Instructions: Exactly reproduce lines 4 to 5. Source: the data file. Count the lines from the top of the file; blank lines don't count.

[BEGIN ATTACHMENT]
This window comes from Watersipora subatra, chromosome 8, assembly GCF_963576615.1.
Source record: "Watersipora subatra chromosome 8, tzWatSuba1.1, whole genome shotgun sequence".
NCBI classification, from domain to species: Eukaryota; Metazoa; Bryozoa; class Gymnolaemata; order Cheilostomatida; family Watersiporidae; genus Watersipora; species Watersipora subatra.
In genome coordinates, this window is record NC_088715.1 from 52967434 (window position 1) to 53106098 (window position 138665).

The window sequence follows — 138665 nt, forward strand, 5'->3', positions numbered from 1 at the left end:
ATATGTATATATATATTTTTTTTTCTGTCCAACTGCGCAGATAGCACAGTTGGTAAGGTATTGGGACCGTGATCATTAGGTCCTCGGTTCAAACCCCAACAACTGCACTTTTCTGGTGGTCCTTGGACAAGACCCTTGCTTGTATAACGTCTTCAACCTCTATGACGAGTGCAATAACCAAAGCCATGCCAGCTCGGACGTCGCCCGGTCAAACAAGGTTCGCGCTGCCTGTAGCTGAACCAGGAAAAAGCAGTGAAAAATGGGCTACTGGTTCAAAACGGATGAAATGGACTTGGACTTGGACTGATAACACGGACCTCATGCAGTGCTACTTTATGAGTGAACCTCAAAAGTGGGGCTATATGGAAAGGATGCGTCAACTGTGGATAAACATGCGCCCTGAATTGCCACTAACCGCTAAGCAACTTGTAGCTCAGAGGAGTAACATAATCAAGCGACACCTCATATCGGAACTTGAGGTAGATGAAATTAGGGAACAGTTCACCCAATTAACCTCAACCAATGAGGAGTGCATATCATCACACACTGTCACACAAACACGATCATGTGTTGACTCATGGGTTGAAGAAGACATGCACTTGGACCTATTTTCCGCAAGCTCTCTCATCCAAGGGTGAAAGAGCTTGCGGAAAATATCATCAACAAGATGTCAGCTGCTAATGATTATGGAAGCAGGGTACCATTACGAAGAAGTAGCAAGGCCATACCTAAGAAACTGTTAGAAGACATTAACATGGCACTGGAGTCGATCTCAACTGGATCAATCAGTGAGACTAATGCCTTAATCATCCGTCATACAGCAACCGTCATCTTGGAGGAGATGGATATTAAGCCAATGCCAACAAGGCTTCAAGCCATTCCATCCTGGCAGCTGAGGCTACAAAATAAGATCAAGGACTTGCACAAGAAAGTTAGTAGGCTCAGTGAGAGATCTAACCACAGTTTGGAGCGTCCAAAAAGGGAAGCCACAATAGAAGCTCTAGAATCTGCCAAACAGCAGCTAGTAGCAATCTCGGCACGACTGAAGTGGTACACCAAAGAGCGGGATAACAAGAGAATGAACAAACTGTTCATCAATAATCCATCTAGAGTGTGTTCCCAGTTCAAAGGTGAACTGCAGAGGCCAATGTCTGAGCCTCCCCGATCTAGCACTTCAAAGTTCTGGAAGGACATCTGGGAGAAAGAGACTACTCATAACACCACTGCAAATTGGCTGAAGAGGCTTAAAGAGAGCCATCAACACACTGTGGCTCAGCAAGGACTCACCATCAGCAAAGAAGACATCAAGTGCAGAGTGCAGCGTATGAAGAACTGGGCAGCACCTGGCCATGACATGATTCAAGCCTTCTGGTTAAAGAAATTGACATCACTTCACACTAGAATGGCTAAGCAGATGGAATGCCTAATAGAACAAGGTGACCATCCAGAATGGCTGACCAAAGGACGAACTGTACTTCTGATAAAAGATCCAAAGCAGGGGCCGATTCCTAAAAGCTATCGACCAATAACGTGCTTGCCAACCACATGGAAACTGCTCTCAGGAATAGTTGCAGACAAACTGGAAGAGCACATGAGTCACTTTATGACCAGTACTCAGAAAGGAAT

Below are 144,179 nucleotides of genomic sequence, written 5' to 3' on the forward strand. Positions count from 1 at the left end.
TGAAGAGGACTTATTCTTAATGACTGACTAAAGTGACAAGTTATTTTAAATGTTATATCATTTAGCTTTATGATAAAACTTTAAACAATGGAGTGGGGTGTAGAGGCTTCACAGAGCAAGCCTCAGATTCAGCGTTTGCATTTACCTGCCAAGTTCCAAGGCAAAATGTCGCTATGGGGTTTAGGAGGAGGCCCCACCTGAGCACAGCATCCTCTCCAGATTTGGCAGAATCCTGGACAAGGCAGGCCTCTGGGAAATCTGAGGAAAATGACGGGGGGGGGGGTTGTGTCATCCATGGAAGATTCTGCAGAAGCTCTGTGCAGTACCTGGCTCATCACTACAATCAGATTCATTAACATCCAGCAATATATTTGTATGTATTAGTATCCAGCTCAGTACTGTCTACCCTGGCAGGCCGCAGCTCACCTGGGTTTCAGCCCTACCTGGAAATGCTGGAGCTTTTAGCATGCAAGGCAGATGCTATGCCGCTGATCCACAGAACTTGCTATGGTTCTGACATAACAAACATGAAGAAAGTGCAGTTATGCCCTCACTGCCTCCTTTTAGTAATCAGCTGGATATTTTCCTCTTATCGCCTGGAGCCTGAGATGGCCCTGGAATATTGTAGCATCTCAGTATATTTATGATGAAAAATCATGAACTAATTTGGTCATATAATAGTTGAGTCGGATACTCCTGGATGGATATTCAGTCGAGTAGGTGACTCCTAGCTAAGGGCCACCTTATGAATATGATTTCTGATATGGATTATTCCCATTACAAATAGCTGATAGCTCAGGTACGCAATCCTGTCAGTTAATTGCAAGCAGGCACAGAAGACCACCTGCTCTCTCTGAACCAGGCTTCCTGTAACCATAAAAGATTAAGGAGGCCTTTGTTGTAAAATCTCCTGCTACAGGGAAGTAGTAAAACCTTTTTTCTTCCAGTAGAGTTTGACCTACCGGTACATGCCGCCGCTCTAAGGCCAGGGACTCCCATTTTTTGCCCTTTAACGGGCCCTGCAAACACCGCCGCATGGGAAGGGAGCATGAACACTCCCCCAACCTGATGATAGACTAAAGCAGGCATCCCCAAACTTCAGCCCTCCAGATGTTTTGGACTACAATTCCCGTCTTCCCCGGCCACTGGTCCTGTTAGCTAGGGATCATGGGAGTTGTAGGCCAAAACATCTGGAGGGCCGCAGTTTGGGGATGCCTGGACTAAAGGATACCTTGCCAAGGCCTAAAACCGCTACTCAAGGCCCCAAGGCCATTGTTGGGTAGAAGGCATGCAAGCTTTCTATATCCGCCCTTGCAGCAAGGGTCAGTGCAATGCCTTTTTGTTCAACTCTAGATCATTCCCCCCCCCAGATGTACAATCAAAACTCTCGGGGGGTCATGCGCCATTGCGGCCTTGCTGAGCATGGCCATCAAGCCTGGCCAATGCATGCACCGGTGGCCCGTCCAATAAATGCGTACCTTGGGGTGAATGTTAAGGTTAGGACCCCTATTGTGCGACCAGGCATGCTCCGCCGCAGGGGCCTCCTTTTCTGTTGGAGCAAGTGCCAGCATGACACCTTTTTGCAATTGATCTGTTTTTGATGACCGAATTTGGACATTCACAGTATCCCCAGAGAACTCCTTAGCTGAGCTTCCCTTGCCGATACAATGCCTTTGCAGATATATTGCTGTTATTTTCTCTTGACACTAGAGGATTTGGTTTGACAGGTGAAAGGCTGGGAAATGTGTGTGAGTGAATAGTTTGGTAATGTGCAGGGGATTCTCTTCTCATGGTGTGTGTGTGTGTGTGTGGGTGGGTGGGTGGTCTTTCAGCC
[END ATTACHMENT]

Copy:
In genome coordinates, this window is record NC_088715.1 from 52967434 (window position 1) to 53106098 (window position 138665).

The window sequence follows — 138665 nt, forward strand, 5'->3', positions numbered from 1 at the left end: